This month, Christina O’Connell begins conservation on the Huntington Library, Art Collections, and Botanical Gardens’ iconic “The Blue Boy,” Thomas Gainsborough’s 18th century masterpiece. The yearlong effort is part of the exhibition “Project Blue Boy,” which O’Connell co-organized with curator Melinda McCurdy.
During the exhibition, O’Connell will work between a temporary conservation lab set up in the museum’s Thornton Portrait Gallery, as the public watches, as well as in her private laboratory. Her permanent workspace feels partly like a high school chemistry lab, filled with multiple microscopes, and partly like a professional framer’s studio, with spacious work surfaces and standing studio lights.
Here’s O’Connell’s take on her six “go to” tools of the trade and why they’re important to conservation science.
The Hi-R NEO 900 Haag-Streit surgical microscope: “It all starts with looking and observing, so the microscope is a key tool, being able to zoom in and look at the surface carefully. I’ll use this one every day in the first phase of the ‘Blue Boy’ treatment. It’s an ophthalmological microscope, on loan from the company itself, which typically lends things to hospitals for surgery.”
The Optivisor: “This one’s really important, because sometimes you don’t want to zoom in too far, you want to step back a little. This helps you get that perspective. Jewelers and watchmakers also use it — it’s easily worn and magnifies a little bit, but your hands are free to do your work. They’re pretty affordable, you can buy them on Amazon. You get into a zone when you’re really looking carefully, you’re very focused. In the second ‘Ghostbusters’ movie, Sigourney Weaver is a conservator and is wearing one.”
A good easel: “Sometimes I work on the painting flat because gravity needs to be your friend with flaking paint; but other times, I need to be able to read the painting, whole, in the orientation it needs to be viewed in, spacial depth and composition, so it’s upright on the easel. This one is custom-designed by a woodworker and cabinet maker in Maine who’s been making easels for decades.”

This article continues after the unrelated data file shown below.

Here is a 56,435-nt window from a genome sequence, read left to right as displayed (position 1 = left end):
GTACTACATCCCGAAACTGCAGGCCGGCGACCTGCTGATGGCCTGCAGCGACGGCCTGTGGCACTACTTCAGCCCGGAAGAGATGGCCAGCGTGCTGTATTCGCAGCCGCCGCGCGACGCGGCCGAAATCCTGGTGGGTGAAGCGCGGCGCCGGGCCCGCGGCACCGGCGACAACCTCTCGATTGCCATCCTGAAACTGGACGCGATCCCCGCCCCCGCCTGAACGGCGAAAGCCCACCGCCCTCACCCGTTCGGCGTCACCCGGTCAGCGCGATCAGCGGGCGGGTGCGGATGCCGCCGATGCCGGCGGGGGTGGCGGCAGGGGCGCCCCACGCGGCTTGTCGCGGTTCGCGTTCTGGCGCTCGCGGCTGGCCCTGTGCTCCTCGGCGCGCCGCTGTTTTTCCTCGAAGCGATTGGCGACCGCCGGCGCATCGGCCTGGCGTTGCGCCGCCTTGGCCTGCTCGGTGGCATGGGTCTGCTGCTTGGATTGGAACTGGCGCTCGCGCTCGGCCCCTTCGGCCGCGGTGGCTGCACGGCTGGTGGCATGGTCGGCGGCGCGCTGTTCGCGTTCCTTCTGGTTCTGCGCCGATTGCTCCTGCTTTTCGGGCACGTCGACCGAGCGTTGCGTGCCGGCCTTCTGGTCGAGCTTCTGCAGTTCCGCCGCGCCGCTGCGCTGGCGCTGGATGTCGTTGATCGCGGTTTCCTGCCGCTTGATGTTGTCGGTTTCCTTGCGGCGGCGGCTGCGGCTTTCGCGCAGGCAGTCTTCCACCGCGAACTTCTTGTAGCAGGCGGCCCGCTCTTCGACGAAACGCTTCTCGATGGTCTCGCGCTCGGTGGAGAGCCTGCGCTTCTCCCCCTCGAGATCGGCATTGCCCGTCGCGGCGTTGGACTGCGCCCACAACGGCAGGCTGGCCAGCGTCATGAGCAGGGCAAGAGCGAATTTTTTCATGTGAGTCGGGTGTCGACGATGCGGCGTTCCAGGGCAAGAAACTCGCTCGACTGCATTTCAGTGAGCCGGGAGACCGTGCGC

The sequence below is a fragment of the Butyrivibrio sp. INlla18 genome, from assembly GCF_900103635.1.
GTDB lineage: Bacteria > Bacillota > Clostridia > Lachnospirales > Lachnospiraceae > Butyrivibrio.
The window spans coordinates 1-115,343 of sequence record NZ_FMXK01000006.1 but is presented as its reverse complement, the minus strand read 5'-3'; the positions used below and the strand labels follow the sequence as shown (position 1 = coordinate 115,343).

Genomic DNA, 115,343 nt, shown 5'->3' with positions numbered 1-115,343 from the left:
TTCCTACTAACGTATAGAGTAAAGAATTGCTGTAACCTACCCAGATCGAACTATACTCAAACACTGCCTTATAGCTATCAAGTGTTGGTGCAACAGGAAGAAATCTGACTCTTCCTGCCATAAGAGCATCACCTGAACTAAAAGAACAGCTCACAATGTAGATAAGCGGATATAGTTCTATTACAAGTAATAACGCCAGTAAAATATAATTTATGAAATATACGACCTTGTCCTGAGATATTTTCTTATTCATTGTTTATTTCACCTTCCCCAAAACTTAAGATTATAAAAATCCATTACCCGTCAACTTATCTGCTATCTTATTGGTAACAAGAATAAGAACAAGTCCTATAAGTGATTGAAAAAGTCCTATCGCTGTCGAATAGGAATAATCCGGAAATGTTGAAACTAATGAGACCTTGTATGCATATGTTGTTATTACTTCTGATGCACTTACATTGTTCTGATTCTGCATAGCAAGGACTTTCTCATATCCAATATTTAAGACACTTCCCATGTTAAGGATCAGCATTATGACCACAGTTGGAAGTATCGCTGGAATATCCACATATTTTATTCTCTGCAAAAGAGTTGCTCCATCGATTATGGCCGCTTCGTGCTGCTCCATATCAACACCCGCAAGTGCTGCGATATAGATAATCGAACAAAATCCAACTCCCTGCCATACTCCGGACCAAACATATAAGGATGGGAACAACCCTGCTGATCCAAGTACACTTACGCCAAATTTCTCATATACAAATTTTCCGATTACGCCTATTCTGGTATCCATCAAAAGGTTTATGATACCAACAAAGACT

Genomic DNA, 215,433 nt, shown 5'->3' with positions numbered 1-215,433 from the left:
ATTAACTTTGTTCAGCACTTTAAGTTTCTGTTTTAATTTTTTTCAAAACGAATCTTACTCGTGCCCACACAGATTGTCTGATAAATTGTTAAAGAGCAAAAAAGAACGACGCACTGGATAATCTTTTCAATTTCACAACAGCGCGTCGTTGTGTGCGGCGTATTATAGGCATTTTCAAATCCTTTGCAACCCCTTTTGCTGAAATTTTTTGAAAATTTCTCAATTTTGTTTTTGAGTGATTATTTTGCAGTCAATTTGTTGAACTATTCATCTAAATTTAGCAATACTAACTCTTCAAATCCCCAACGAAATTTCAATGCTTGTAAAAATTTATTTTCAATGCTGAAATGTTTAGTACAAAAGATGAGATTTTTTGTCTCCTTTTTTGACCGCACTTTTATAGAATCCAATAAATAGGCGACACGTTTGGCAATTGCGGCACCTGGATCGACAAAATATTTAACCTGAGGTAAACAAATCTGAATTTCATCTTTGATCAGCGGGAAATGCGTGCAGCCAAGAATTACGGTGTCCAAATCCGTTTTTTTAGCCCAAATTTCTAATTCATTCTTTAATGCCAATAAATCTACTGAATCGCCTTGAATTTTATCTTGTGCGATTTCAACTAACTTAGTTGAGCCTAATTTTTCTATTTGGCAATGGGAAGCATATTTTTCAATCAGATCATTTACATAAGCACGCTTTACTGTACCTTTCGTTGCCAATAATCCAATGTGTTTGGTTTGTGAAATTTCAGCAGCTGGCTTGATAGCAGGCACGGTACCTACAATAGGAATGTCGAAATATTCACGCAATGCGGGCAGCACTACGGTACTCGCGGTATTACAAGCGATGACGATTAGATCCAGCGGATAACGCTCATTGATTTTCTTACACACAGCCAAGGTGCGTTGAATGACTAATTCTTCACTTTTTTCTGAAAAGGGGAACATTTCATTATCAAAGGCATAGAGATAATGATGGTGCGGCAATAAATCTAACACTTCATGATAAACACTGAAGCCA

Ample lighting: “This sounds very simple, but good lighting. That’s [partly] why some of the treatment, in the end, will finish in the [private] lab, because I need good, optimized lighting — just being able to see everything clearly when I’m removing varnish, color matching accurately when doing in-painting. The spectrum from red to violet, northern light has that full spectrum of all those wavelengths of light, whereas lamps and artificial lighting might be cooler or warmer but not as even a distribution of all those wavelengths. That helps you see the full spectrum of colors in the artwork.”
Hand tools: “The brushes I use are essentially the same for painting as well as adhesive work — good, sable hair brushes with a really fine point. They’re different sizes — they range from really small to less small, but they’re all really small. A triple zero to a Size 1, where the brushstroke can be really tiny, where I can work in 1 to 2 millimeters at a time. I also use a tiny spatula, so if the paint’s missing or there’s a hole in the surface I use fill material — I mix it together with raw materials — and smooth it out with the spatula and shape it to match the original surface. That’s key. My in-painting will never be invisible if my fill’s not good.”
Paint and varnish: “I use new conservation materials like varnishes and paints that are both stable and reversible. It’s stable pigments bound in modern synthetic resins. We’ve identified at least four blues that Gainsborough used — ultramarine, azurite, smalt and Prussian blue. We’re using conservation colors that are essentially modern versions of his pigments. When you’re adding them, you want them to last a really long time and not change color, so they match the painting for a long time; but you want to be able to remove them later, if you need to. Anything I’m adding to the painting should not permanently alter it.”